We are a collective of Nashville based musicians, dancers and teachers. We've incessantly toured, performed, studied, fallen down, gotten back up, won awards, lost awards, and sacrificed just about every creature comfort for the sake of a life in music and art. We know firsthand that passing along the gifts this lifestyle has bestowed us is essential to the future of the music and dance we so love. We are one-hundred-percent dedicated to that mission.
Founder + Songwriter + Singer >
Meredith was born in Boston, Massachusetts where, at the age of three, she began studying classical dance at the Boston Ballet School. Through her years of dance performance, she developed a love of the performing arts in general, and sought out an education in theater and music. She was featured in countless productions at the Wheelock Family Theater in Boston, and, as a teenager, she taught classes in acting,movement and choreography at the Harwich Junior Theater in Cape Cod, Massachusetts. She was selected to attend the prestigious National High School Institute at Northwestern University, where she studied Theater Arts, and subsequently received her BFA in Acting and Music from the Tisch School of the Performing Arts at New York University. While attending NYU, she met acclaimed Bel Canto vocal coach Jeff Halpern, with whom she studied privately for seven years. She has performed in, and played music for, many productions with the award-winning off-broadway theater company “Collaboration Town.” In 2009, she was selected as a ﬁnalist in the Telluride Acoustic Blues competition at the Telluride Blues and Brews Festival, and quickly garnered the attention of modern acoustic blues luminaries Chris Smither and Jorma Kaukonen. She has taught guitar techniques, song arranging, and vocal harmony both privately and in workshops throughout the country, and spent three years teaching fiddle at the Junior Appalachian Musicians Program in Black Mountain, NC. Since 2012 she has released two records and extensively toured the US, UK and Ireland with her band Locust Honey. Her original song "Blue" was featured in the 2017 film "The Dinner", and will appear on its upcoming soundtrack.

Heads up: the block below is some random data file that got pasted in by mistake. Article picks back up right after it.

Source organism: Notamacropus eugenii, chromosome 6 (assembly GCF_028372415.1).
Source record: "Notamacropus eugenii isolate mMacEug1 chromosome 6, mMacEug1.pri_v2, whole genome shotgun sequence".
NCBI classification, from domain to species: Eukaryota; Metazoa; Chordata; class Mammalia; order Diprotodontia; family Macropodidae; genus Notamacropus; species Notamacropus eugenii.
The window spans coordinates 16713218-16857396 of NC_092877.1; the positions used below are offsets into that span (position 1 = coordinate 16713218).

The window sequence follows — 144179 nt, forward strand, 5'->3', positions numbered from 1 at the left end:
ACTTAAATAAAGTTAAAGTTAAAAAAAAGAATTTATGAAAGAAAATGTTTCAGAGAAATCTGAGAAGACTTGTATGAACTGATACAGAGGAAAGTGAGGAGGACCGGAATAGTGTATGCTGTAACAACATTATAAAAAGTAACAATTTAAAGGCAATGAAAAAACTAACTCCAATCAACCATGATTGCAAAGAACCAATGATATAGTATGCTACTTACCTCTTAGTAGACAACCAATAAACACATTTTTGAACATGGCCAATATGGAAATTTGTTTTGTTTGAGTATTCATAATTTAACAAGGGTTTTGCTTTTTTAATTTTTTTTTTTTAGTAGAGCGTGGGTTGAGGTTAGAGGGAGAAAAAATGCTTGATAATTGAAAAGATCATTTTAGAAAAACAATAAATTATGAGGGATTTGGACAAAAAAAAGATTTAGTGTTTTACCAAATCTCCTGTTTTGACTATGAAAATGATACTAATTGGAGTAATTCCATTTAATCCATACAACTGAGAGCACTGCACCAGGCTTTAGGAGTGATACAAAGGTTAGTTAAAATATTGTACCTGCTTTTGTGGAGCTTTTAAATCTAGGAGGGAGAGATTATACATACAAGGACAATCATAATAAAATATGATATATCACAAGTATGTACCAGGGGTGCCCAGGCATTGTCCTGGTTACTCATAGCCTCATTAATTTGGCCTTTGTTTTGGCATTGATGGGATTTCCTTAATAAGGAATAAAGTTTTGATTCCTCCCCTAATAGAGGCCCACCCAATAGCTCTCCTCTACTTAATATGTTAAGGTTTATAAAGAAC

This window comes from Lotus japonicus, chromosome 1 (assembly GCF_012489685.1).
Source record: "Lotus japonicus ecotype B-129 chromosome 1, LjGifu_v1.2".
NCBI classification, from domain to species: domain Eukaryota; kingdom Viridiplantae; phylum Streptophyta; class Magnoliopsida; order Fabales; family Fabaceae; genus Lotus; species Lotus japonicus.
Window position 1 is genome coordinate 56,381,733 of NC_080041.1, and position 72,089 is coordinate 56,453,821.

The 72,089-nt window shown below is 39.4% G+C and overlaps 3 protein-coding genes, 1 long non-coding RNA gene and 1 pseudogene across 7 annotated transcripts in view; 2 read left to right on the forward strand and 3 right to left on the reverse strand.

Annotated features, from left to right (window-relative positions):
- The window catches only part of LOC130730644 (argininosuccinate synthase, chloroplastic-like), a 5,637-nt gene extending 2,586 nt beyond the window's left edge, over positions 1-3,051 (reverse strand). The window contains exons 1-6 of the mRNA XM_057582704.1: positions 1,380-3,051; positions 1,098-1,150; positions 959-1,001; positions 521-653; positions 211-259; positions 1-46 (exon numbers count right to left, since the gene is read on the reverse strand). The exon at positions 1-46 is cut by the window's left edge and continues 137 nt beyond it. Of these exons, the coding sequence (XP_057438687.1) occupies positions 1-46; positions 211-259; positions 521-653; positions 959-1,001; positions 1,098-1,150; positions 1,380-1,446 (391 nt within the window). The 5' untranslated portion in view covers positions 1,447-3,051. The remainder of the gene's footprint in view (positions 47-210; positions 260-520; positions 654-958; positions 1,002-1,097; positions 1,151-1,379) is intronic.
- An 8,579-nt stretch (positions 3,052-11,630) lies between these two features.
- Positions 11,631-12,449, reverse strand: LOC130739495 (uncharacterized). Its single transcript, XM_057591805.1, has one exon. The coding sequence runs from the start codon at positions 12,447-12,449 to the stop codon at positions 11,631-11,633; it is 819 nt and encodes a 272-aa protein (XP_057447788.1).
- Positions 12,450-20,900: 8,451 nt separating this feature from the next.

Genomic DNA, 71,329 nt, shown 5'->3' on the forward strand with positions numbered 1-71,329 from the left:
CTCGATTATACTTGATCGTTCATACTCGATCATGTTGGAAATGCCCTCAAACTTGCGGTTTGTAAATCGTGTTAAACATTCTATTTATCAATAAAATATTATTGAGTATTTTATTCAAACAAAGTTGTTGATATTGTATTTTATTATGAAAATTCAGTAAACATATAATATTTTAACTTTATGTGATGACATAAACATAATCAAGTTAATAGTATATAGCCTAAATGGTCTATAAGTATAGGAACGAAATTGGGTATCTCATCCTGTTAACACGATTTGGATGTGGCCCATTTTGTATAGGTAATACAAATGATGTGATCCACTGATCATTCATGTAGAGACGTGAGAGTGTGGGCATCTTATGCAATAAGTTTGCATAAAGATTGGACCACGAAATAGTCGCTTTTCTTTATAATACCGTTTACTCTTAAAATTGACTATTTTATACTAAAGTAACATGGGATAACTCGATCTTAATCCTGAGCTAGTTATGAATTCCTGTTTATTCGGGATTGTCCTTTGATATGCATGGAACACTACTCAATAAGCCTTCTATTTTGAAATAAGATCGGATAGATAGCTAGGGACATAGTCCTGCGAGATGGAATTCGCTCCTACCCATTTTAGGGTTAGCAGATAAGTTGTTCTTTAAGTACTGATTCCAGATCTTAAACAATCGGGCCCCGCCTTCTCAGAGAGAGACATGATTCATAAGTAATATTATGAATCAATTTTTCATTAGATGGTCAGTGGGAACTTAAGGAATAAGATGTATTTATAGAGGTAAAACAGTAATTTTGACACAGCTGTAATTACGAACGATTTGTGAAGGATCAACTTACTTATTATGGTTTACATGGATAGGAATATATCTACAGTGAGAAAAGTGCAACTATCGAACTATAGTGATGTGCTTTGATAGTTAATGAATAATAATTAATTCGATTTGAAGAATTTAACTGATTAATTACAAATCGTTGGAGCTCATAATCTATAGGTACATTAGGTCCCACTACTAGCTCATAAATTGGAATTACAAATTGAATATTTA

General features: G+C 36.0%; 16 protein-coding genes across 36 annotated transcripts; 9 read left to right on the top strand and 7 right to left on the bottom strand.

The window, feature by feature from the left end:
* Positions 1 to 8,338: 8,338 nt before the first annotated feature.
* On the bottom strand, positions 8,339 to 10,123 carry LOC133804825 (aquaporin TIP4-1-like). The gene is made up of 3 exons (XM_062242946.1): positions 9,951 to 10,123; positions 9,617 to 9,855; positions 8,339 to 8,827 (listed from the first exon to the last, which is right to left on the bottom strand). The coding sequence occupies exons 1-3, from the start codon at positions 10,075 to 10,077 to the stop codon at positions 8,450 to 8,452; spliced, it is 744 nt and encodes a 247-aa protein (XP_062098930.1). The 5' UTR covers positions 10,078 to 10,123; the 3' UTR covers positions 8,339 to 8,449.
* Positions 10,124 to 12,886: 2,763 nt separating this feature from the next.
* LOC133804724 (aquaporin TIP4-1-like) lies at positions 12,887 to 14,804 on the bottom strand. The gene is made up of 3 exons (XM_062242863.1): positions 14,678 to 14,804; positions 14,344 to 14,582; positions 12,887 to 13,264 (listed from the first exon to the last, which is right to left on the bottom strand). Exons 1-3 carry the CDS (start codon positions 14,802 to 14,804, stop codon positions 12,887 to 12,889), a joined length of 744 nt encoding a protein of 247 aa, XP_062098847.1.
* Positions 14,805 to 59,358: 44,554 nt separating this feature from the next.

Percussive Dancer + Banjo Player + Dance Caller >
Becky Hill grew up in Michigan, but now calls West Virginia home. She is a percussive dancer, claw-hammer banjo player, square dance caller and budding folklorist. She apprenticed with Footworks Percussive Dance Ensemble and Rhythm in Shoes Dance Company and has studied with percussive dance luminaries such as Rodney Sutton, Eileen Carson, Sharon Leahy, Sandy Silva, Ira Bernstein, and Yiota Peklari and Nic Gareiss. She has won flatfoot competitions at several festivals, including the Appalachian String Band Festival in 2008, 2010, 2011, 2012 & 2015. Becky has taught at traditional music camps across the country including Augusta Heritage Center, CDSS Timber Ridge Camp, Earful of Fiddle Music and Dance Camp, and Black Pot Camp. Some of her favorite stage performances have included the Newport Folk Festival, Wheatland Music Festival, Walnut Valley Festival, and City Folk Festival.
In 2013, she was involved in Wheatland Music Organization’s Carry It On Project where she was commissioned to choreograph two dance pieces for the festival’s 40th anniversary. In 2014 & 2015 she was awarded West Virginia Division of Culture and History Professional Development Grants to further her study of percussive dance by working with Sandy Silva in Montreal, Quebec and Yiota Peklari in Athens, Greece.
Becky has worked for Augusta Heritage Center of Davis & Elkins College in some capacity for the last seven years and currently serves as their Events Coordinator. There along with noted folklorist Gerry Milnes, she produced a documentary film on West Virginia dance traditions entitled “Reel ‘Em Boys, Reel ‘Em” and cofounded the Mountain Dance Trail Project, a heritage tourism project that connects sixteen rural communities that hold square dances across the state. She organized Dare to be Square West Virginia workshop weekend in 2013, 2014 & 2015 as a means of exposing more callers, dancers and musicians to elder West Virginia Square Dance Callers.
While at Davis and Elkins College, she was an Artist in Residence from September 2013-2015 and founded the Appalachian Ensemble, a student performance group that represents Appalachian Music and Dance. Becky served as their Dance Director and had the opportunity to teach Appalachian Dance as part of the US State Department of State Tour “Common Notes: Connecting Folk Traditions through Technology” with West Virginia and Romania musicians.